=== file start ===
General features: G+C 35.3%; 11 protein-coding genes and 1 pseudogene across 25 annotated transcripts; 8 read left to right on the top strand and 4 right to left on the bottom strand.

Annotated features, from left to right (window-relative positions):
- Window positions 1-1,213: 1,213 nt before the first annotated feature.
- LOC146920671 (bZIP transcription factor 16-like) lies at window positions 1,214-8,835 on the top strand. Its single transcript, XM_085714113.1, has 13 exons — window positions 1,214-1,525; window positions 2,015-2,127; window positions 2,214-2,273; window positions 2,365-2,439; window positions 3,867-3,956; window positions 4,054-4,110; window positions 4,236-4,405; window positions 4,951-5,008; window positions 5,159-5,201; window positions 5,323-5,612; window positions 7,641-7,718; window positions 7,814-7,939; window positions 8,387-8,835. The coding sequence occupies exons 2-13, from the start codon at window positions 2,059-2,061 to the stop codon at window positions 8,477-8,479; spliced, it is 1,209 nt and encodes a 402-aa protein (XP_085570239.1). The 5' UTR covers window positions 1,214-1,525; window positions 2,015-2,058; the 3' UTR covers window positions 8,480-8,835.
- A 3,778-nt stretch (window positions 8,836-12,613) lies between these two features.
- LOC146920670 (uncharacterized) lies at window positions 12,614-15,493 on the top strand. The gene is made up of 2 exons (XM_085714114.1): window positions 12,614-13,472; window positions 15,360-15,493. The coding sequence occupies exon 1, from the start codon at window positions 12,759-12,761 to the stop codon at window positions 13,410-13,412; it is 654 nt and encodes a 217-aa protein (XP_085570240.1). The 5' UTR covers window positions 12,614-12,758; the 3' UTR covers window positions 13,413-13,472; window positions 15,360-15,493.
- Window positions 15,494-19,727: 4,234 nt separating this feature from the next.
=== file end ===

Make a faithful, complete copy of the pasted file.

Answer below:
General features: G+C 35.3%; 11 protein-coding genes and 1 pseudogene across 25 annotated transcripts; 8 read left to right on the top strand and 4 right to left on the bottom strand.

Annotated features, from left to right (window-relative positions):
- Window positions 1-1,213: 1,213 nt before the first annotated feature.
- LOC146920671 (bZIP transcription factor 16-like) lies at window positions 1,214-8,835 on the top strand. Its single transcript, XM_085714113.1, has 13 exons — window positions 1,214-1,525; window positions 2,015-2,127; window positions 2,214-2,273; window positions 2,365-2,439; window positions 3,867-3,956; window positions 4,054-4,110; window positions 4,236-4,405; window positions 4,951-5,008; window positions 5,159-5,201; window positions 5,323-5,612; window positions 7,641-7,718; window positions 7,814-7,939; window positions 8,387-8,835. The coding sequence occupies exons 2-13, from the start codon at window positions 2,059-2,061 to the stop codon at window positions 8,477-8,479; spliced, it is 1,209 nt and encodes a 402-aa protein (XP_085570239.1). The 5' UTR covers window positions 1,214-1,525; window positions 2,015-2,058; the 3' UTR covers window positions 8,480-8,835.
- A 3,778-nt stretch (window positions 8,836-12,613) lies between these two features.
- LOC146920670 (uncharacterized) lies at window positions 12,614-15,493 on the top strand. The gene is made up of 2 exons (XM_085714114.1): window positions 12,614-13,472; window positions 15,360-15,493. The coding sequence occupies exon 1, from the start codon at window positions 12,759-12,761 to the stop codon at window positions 13,410-13,412; it is 654 nt and encodes a 217-aa protein (XP_085570240.1). The 5' UTR covers window positions 12,614-12,758; the 3' UTR covers window positions 13,413-13,472; window positions 15,360-15,493.
- Window positions 15,494-19,727: 4,234 nt separating this feature from the next.